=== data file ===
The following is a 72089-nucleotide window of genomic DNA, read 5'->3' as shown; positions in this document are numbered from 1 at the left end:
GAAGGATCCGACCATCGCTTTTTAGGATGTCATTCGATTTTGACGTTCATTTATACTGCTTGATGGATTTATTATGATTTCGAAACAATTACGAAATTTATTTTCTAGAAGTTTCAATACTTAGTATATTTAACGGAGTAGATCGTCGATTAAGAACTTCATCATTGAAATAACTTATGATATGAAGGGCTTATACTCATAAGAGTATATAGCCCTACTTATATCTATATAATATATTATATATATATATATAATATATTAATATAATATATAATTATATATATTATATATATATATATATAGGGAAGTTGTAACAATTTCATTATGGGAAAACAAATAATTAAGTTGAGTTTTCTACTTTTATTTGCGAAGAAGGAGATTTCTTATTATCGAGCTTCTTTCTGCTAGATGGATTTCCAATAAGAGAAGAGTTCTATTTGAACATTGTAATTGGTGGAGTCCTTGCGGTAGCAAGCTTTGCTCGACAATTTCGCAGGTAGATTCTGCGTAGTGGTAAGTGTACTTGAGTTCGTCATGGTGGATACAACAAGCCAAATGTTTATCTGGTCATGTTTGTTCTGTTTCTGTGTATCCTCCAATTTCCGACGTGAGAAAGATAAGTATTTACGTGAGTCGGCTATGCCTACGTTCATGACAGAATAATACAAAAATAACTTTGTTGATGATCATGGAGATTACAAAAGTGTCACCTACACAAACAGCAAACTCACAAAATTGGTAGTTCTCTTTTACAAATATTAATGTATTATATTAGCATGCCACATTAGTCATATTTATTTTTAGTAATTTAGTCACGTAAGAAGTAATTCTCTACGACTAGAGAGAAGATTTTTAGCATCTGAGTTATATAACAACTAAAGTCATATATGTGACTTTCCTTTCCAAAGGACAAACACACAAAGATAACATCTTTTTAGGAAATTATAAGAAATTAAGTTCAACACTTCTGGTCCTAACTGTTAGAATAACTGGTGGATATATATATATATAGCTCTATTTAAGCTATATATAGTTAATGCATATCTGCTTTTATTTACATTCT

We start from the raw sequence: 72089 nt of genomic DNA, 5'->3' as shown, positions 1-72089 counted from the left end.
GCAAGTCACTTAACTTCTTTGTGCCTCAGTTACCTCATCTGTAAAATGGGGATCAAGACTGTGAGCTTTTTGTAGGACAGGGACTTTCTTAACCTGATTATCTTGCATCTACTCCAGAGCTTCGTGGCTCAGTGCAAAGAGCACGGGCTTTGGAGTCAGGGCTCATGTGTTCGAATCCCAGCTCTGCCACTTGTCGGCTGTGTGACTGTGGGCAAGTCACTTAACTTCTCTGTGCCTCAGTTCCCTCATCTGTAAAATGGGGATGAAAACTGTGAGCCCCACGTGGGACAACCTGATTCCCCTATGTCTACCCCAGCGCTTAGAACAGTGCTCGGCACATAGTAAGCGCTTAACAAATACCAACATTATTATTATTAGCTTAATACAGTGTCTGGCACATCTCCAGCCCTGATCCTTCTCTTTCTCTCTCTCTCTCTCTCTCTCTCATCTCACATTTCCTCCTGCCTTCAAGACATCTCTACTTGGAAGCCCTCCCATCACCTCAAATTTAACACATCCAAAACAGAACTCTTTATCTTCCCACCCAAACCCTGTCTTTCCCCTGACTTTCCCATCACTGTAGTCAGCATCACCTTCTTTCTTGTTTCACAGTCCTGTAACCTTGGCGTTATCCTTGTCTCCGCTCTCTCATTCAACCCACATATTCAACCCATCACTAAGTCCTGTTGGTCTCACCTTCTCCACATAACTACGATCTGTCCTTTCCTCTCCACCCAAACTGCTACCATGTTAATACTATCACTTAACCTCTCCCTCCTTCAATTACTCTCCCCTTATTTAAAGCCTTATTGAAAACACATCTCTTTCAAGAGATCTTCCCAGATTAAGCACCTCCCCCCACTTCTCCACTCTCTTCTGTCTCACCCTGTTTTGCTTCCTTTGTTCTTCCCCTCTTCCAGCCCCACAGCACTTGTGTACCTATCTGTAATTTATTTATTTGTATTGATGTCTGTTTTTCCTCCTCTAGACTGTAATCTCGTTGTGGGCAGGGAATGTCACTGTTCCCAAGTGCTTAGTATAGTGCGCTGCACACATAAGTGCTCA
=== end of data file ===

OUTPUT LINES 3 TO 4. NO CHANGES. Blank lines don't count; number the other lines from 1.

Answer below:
We start from the raw sequence: 72089 nt of genomic DNA, 5'->3' as shown, positions 1-72089 counted from the left end.
GCAAGTCACTTAACTTCTTTGTGCCTCAGTTACCTCATCTGTAAAATGGGGATCAAGACTGTGAGCTTTTTGTAGGACAGGGACTTTCTTAACCTGATTATCTTGCATCTACTCCAGAGCTTCGTGGCTCAGTGCAAAGAGCACGGGCTTTGGAGTCAGGGCTCATGTGTTCGAATCCCAGCTCTGCCACTTGTCGGCTGTGTGACTGTGGGCAAGTCACTTAACTTCTCTGTGCCTCAGTTCCCTCATCTGTAAAATGGGGATGAAAACTGTGAGCCCCACGTGGGACAACCTGATTCCCCTATGTCTACCCCAGCGCTTAGAACAGTGCTCGGCACATAGTAAGCGCTTAACAAATACCAACATTATTATTATTAGCTTAATACAGTGTCTGGCACATCTCCAGCCCTGATCCTTCTCTTTCTCTCTCTCTCTCTCTCTCTCTCATCTCACATTTCCTCCTGCCTTCAAGACATCTCTACTTGGAAGCCCTCCCATCACCTCAAATTTAACACATCCAAAACAGAACTCTTTATCTTCCCACCCAAACCCTGTCTTTCCCCTGACTTTCCCATCACTGTAGTCAGCATCACCTTCTTTCTTGTTTCACAGTCCTGTAACCTTGGCGTTATCCTTGTCTCCGCTCTCTCATTCAACCCACATATTCAACCCATCACTAAGTCCTGTTGGTCTCACCTTCTCCACATAACTACGATCTGTCCTTTCCTCTCCACCCAAACTGCTACCATGTTAATACTATCACTTAACCTCTCCCTCCTTCAATTACTCTCCCCTTATTTAAAGCCTTATTGAAAACACATCTCTTTCAAGAGATCTTCCCAGATTAAGCACCTCCCCCCACTTCTCCACTCTCTTCTGTCTCACCCTGTTTTGCTTCCTTTGTTCTTCCCCTCTTCCAGCCCCACAGCACTTGTGTACCTATCTGTAATTTATTTATTTGTATTGATGTCTGTTTTTCCTCCTCTAGACTGTAATCTCGTTGTGGGCAGGGAATGTCACTGTTCCCAAGTGCTTAGTATAGTGCGCTGCACACATAAGTGCTCA